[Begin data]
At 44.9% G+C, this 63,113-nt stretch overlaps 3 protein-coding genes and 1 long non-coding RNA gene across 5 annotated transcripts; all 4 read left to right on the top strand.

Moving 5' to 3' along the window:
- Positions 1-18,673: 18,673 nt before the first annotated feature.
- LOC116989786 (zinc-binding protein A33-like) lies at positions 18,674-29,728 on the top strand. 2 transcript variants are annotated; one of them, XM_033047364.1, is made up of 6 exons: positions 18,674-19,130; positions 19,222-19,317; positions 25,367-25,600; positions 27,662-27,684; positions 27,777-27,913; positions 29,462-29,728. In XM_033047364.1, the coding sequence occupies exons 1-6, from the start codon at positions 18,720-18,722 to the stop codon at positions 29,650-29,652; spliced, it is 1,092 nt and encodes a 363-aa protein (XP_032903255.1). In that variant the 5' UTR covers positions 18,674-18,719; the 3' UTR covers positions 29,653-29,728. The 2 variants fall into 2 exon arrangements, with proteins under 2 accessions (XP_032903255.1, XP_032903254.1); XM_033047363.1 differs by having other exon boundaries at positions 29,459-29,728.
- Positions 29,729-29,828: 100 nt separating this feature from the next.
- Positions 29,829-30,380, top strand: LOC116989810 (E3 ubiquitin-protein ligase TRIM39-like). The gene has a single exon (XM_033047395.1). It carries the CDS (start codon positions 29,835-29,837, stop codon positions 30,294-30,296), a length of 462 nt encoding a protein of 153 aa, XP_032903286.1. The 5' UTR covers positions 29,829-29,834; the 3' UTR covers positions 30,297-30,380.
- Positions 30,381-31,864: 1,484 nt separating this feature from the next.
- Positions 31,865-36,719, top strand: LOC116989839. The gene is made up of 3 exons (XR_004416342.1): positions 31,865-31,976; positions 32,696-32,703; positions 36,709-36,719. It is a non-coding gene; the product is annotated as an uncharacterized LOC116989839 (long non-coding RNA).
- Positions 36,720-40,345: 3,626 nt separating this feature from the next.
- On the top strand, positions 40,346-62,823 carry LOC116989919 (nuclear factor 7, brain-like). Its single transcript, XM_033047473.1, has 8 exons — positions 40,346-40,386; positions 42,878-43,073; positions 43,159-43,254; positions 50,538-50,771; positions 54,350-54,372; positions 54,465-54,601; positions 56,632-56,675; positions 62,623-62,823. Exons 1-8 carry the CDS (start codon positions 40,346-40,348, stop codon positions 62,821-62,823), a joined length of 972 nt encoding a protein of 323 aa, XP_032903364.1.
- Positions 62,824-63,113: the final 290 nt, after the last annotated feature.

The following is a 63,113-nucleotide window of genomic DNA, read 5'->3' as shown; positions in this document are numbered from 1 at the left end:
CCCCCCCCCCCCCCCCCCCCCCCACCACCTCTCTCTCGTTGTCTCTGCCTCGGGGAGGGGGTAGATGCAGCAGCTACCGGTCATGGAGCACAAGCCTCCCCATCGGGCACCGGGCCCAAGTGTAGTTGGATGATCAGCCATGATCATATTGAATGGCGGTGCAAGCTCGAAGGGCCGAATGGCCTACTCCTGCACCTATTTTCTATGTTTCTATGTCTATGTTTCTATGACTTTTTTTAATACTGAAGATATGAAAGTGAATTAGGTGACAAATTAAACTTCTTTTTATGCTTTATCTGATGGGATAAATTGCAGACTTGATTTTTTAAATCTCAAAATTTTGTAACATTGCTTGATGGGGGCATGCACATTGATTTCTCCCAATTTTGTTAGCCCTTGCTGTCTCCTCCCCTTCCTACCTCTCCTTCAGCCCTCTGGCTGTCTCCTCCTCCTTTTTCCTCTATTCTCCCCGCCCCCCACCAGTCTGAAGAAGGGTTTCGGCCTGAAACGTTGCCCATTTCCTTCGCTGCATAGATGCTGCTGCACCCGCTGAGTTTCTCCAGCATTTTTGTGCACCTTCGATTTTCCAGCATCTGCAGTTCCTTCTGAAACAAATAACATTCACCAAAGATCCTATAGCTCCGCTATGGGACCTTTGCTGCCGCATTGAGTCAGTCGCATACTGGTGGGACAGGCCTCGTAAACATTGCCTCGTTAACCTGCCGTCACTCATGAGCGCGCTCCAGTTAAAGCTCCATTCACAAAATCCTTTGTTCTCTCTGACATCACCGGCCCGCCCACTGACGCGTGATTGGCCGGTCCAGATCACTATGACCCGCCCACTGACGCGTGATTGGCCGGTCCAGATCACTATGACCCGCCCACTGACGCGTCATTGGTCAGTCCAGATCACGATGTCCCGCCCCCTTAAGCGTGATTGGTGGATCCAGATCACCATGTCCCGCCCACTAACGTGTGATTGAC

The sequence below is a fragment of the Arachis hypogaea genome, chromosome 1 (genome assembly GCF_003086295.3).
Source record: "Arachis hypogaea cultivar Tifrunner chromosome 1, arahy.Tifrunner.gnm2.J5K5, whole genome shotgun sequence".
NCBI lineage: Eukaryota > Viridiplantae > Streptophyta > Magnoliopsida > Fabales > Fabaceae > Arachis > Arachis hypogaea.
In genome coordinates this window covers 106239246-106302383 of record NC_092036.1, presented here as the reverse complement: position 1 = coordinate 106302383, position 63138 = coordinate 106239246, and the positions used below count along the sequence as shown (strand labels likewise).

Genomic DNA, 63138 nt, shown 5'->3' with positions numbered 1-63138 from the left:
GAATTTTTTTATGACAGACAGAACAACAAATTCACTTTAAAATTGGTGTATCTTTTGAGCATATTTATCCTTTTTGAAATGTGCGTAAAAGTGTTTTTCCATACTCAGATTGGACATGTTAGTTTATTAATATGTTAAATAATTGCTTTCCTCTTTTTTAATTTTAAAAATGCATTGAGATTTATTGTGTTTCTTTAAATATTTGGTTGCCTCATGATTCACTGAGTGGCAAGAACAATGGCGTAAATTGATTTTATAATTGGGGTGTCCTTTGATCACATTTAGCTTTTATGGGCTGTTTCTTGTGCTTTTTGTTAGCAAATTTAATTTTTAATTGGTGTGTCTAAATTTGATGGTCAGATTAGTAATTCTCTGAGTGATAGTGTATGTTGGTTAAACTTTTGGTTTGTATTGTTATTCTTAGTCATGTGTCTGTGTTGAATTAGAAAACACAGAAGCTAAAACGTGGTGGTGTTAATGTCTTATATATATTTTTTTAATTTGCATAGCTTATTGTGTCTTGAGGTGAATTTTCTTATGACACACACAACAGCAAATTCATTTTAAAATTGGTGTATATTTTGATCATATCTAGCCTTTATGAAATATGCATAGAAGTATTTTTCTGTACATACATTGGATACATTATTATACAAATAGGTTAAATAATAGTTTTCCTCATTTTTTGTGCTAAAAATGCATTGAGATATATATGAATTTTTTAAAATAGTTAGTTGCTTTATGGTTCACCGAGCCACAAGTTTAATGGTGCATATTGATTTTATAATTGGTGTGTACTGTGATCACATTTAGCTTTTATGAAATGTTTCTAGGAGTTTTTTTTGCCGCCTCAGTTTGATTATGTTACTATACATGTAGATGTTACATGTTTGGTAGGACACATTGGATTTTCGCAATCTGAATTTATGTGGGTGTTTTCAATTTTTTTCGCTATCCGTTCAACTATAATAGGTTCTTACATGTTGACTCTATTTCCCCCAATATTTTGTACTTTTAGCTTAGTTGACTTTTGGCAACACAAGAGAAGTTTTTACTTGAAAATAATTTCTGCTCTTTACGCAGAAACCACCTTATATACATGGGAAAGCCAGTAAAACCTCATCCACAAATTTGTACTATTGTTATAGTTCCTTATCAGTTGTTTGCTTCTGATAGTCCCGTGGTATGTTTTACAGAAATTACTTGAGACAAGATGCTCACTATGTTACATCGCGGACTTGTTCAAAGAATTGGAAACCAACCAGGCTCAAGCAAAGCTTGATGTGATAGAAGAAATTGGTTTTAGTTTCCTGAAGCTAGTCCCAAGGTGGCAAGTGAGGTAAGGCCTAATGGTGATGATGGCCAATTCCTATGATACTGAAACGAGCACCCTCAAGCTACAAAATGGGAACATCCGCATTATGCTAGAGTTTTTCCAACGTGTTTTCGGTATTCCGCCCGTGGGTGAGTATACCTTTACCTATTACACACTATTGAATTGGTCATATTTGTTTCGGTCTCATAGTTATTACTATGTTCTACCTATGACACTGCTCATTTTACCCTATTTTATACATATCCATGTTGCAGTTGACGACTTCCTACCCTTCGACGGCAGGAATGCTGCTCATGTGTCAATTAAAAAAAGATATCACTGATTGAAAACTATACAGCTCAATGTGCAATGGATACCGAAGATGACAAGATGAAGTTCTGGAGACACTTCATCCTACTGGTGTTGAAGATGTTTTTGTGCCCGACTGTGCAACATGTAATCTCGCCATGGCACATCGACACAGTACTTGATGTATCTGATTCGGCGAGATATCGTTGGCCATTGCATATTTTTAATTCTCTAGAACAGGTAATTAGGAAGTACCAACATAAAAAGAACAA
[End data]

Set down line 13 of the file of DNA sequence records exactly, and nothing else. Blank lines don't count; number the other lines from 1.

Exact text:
CCCCCCCCCCCCCCCCCCCCCCCACCACCTCTCTCTCGTTGTCTCTGCCTCGGGGAGGGGGTAGATGCAGCAGCTACCGGTCATGGAGCACAAGCCTCCCCATCGGGCACCGGGCCCAAGTGTAGTTGGATGATCAGCCATGATCATATTGAATGGCGGTGCAAGCTCGAAGGGCCGAATGGCCTACTCCTGCACCTATTTTCTATGTTTCTATGTCTATGTTTCTATGACTTTTTTTAATACTGAAGATATGAAAGTGAATTAGGTGACAAATTAAACTTCTTTTTATGCTTTATCTGATGGGATAAATTGCAGACTTGATTTTTTAAATCTCAAAATTTTGTAACATTGCTTGATGGGGGCATGCACATTGATTTCTCCCAATTTTGTTAGCCCTTGCTGTCTCCTCCCCTTCCTACCTCTCCTTCAGCCCTCTGGCTGTCTCCTCCTCCTTTTTCCTCTATTCTCCCCGCCCCCCACCAGTCTGAAGAAGGGTTTCGGCCTGAAACGTTGCCCATTTCCTTCGCTGCATAGATGCTGCTGCACCCGCTGAGTTTCTCCAGCATTTTTGTGCACCTTCGATTTTCCAGCATCTGCAGTTCCTTCTGAAACAAATAACATTCACCAAAGATCCTATAGCTCCGCTATGGGACCTTTGCTGCCGCATTGAGTCAGTCGCATACTGGTGGGACAGGCCTCGTAAACATTGCCTCGTTAACCTGCCGTCACTCATGAGCGCGCTCCAGTTAAAGCTCCATTCACAAAATCCTTTGTTCTCTCTGACATCACCGGCCCGCCCACTGACGCGTGATTGGCCGGTCCAGATCACTATGACCCGCCCACTGACGCGTGATTGGCCGGTCCAGATCACTATGACCCGCCCACTGACGCGTCATTGGTCAGTCCAGATCACGATGTCCCGCCCCCTTAAGCGTGATTGGTGGATCCAGATCACCATGTCCCGCCCACTAACGTGTGATTGAC